Crime, Arrests and US Law Enforcement

Subsection Links:

Data Tables:

Police encounters don't have to end in an arrest, or worse. The organization Flex Your Rights has put together a comprehensive guide for citizens on how to properly handle encounters with law enforcement, preserving both personal and public safety as well as one's civil rights. Learn more at their website, FlexYourRights.org.

11. Arrests for Hard Drugs Have No Impact On Injection Drug Use Rates

"Changes in hard drug arrest rates did not predict changes in IDU population rates. These results are inconsistent with criminal deterrence theory and raise questions about whether arresting people for hard drug use contributes to public health."

Samuel R. Friedman, PhD, et al., "Drug Arrests and Injection Drug Deterrence," American Journal of Public Health, February 2011, Vol. 101, No. 2, p. 347.
http://www.ncbi.nlm.nih.gov/pm...

12. Impact of Arrests Rates on Injection Drug Use

"Although hard drug arrest rates were not associated with changes in the IDU rate, imprisonment might be. Arrest data may fail to capture incapacitation effects if arrests do not lead to incarceration or if sentences are brief.42 Furthermore, even data on time served may not reflect the perception of punitiveness among the population hypothesized to be deterred by incarceration.43 A study of incarceration and injection among 1603 IDUs, however, found that incarceration was negatively associated with injection cessation.7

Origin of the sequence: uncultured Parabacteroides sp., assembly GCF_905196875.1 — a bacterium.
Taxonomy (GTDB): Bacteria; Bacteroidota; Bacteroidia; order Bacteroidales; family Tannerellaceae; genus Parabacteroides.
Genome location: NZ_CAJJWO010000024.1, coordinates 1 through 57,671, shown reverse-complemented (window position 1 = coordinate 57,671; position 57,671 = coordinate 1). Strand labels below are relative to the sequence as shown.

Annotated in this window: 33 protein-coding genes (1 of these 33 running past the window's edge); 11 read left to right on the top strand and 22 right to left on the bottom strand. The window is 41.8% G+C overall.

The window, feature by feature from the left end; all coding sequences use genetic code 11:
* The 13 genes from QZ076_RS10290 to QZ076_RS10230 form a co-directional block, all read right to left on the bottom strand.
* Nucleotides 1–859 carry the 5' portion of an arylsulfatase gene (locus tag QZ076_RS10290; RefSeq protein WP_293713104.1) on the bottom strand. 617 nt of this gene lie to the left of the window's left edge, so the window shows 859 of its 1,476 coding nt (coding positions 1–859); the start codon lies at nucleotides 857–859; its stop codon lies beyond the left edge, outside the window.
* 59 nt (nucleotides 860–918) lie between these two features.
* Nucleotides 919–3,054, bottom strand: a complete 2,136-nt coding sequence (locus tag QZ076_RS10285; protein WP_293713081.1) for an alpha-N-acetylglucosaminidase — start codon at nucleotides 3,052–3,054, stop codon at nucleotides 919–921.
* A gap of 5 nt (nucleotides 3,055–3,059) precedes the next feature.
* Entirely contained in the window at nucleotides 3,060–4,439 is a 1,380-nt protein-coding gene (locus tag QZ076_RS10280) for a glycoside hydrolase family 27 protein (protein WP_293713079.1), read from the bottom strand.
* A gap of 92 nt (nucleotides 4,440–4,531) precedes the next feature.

"Because high arrest rates move many active IDUs from the community into the penal system, the lack of a negative relationship between arrest rates and IDU prevalence raises the question of why removal of IDUs does not reduce their number. One possible reason is that incarcerated IDUs are replaced by new IDUs. This might result if hard drug arrests or the fear of such arrests promote transitions to injecting among noninjectors.23,25–27 Another possibility is that, in MSAs [Metropolitan Statistical Areas] where hard drug arrests have been decreasing over time, the removal of new arrestees is balanced by the return of previously arrested IDUs from jail or prison. More research is needed on this question.
"Deterrence-based approaches to reducing drug use thus appear not to reduce IDU prevalence. They may harm public health: IDUs in MSAs with higher hard drug arrest rates have been found to have higher HIV prevalence.21 Furthermore, arrests for drug use disrupt the lives of drug users, their families, and their neighbors. High imprisonment rates for African American men have been suggested as a contributing factor to racial disparities in sexually transmitted infections in the United States.44,45 Alternative approaches such as harm reduction, which prevents HIV transmission and increases referrals to treatment, may be a better foundation for policy.46"

Samuel R. Friedman, PhD, et al., "Drug Arrests and Injection Drug Deterrence," American Journal of Public Health, February 2011, Vol. 101, No. 2, p. 348.
http://www.ncbi.nlm.nih.gov/pm...

13. High Intensity Drug Trafficking Areas

"The ONDCP Director designates new HIDTAs in consultation with the Attorney General, the Secretary of the Treasury, the Secretary of Homeland Security, heads of the National Drug Control Program agencies, and relevant State governors. Funding from HIDTA helps Federal, State, local and tribal law enforcement organizations invest in infrastructure, some operational requirements, and joint initiatives to dismantle and disrupt drug trafficking organizations. Funds are also used for demand reduction or prevention efforts and some limited drug treatment initiatives.
"There are currently 28 HIDTAs which include 17.2 percent of all counties in the United States and its territories and little over 60 percent of the population. HIDTA-designated counties are present in 48 States, Puerto Rico, the U.S. Virgin Islands, and the District of Columbia."

Office of National Drug Control Policy Open Government Plan (Washington, DC: Office of National Drug Control Policy, September 2016), p. 3.